Stakeholders emphasized the need for multimodal devices to function both as spot-checking and continuous monitoring tools, to provide quick vital sign assessments during triage and facilitate ongoing patient monitoring throughout each visit. Efficiency was a major concern, with stakeholders advocating for results within one minute. Smartphone integration was also explored, prioritizing respiratory rate, blood oxygen saturation, and temperature as crucial parameters for early detection with the more innovative smartphone-enabled health technologies. Existing methods for measuring respiratory rates were criticized for their unreliability, and new user-friendly tools to support health workers would be a welcome improvement.

After synthesizing the content generated through the various focus groups, surveys and prioritization activities, the following recommendations were highlighted:

Future multimodal devices

  • Strategic introduction: Implement devices at triage or consultation stages within IMCI workflows.
  • User-centric approach: Introduce devices using a bottom-up approach, emphasizing human-centered design principles and comprehensive training for seamless integration.
  • Evidence-based introduction: Support device introduction with evidence-based research, including facility-based piloting.
  • Infrastructure leverage: Capitalize on existing health care infrastructure to ensure smooth integration.
  • Feature alignment: Align device features with priority parameters identified by stakeholders for enhanced usability.
  • Community education: Conduct health talks to educate the community on the device’s purpose and use for widespread acceptance.

Smartphone use in IMCI

  • Training programs: Implement training programs to enhance health care providers’ proficiency in utilizing smartphones for IMCI.
  • Clinical judgment emphasis: Emphasize maintaining clinical judgment alongside smartphone use to prevent over-reliance on technology.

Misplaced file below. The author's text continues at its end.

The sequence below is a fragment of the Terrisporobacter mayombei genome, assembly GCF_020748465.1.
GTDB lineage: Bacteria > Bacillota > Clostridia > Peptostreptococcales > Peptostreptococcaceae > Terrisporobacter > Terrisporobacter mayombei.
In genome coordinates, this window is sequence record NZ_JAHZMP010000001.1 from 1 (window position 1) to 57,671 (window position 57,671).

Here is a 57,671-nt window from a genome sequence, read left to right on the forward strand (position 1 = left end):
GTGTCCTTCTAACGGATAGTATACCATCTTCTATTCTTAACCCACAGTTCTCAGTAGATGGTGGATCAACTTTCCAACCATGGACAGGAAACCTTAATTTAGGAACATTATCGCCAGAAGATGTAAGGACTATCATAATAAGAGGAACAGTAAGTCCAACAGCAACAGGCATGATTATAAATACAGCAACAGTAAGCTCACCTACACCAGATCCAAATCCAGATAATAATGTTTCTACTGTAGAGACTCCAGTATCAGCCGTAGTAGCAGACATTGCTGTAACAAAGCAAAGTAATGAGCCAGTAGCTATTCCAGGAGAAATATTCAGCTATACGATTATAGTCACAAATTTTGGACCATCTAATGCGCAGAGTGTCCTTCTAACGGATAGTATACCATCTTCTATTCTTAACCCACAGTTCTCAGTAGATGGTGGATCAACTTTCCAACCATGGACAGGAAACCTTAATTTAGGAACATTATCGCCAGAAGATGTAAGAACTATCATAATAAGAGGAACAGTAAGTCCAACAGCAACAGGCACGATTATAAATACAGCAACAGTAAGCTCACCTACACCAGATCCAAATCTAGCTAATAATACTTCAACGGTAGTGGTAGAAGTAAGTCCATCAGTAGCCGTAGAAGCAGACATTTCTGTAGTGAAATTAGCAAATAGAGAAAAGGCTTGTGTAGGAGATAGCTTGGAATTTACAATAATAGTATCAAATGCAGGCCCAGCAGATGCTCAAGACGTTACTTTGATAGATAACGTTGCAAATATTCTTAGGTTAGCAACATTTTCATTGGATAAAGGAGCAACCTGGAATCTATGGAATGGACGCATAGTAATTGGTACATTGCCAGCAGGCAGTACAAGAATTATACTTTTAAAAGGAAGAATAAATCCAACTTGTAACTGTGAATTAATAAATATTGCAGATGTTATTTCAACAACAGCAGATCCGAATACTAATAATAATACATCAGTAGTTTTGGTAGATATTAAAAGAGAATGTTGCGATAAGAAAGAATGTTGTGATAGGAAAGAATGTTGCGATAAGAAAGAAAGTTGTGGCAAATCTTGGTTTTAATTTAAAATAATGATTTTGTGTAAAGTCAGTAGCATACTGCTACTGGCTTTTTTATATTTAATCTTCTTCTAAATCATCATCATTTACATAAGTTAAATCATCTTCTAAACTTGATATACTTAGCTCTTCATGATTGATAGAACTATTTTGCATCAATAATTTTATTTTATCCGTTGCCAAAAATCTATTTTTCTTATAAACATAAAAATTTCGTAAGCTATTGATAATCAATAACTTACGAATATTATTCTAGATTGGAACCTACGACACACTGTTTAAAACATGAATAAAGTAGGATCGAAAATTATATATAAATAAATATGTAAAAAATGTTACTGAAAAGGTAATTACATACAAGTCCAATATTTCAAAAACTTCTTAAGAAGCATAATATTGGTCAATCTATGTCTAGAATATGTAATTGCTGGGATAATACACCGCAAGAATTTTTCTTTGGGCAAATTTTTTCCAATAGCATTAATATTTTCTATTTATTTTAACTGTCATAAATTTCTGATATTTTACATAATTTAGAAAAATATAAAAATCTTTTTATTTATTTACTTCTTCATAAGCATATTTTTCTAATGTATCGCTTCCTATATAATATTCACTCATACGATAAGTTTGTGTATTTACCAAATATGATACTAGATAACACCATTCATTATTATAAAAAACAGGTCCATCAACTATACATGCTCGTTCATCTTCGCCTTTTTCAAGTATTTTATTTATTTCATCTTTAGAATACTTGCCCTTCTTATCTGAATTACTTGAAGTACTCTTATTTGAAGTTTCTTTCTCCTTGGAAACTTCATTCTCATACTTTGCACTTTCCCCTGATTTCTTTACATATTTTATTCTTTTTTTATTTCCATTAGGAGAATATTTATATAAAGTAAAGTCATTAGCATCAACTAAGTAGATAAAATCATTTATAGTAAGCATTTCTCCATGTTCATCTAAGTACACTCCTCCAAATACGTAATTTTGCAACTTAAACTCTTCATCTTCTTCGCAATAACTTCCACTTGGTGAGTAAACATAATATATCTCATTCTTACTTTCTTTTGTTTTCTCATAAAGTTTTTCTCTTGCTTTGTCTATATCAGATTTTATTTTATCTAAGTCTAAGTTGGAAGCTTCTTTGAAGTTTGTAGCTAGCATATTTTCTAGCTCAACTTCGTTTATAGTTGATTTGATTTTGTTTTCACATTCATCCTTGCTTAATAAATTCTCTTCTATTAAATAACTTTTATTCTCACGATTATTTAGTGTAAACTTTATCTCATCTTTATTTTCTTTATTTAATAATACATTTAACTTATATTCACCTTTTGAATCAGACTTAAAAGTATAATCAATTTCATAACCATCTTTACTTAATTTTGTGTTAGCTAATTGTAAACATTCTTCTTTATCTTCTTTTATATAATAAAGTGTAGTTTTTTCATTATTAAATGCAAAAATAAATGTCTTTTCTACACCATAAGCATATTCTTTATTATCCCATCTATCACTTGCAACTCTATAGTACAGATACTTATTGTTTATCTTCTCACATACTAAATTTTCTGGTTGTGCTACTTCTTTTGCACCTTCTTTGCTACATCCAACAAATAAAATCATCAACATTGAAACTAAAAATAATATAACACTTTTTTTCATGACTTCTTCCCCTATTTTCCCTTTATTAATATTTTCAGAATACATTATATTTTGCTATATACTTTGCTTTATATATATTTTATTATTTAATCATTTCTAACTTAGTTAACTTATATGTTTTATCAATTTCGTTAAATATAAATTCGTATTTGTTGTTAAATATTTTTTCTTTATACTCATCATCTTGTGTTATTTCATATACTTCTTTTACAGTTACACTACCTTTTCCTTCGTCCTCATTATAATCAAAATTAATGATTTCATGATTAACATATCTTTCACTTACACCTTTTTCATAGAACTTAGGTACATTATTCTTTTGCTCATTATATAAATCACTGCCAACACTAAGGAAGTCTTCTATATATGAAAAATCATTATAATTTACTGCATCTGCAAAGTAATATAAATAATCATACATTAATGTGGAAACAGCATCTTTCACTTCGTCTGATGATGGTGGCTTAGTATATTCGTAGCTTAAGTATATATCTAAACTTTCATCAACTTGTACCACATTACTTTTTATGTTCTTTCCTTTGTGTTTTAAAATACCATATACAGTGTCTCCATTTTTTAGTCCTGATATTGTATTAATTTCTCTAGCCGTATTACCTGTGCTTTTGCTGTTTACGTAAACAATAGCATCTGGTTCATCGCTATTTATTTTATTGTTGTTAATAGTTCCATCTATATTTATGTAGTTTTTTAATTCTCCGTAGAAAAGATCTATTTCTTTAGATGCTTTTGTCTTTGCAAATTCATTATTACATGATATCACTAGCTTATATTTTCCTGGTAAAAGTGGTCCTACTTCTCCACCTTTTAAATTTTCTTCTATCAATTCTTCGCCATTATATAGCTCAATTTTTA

• Data privacy alignment: Design solutions aligned with country-specific data privacy and security guidelines.
  • Community education: Educate the community on the purpose and use of smartphones in IMCI to garner widespread acceptance and support.

Click here for details of these findings.


The Tools for Integrated Management of Childhood Illness project’s exploration into next-generation pulse oximeters through human-centered design workshops in diverse low- and middle-income countries provides invaluable insights. The integration of multimodal devices and the potential use of smartphones in childhood illness management offers promising avenues for improved health care outcomes. The recommendations serve as a comprehensive guide for the strategic introduction and utilization of these technologies, emphasizing evidence-based practices and community engagement. Successful collaboration between health care providers, caregivers, and stakeholders is pivotal for the effective implementation of next-generation pulse oximeters in primary care settings globally.


  • Bill & Melinda Gates Foundation
  • Ifakara Health Institute
  • India Ministry of Health
  • Kenya Ministry of Health
  • Kenya Paediatric Research Consortium
  • King George’s Medical University
  • Senegal Ministry of Health
  • Swiss Tropical and Public Health Institute
  • Tanzania Ministry of Health
  • Unisanté
  • Unitaid
  • Université Cheikh Anta Diop
  • University of Nairobi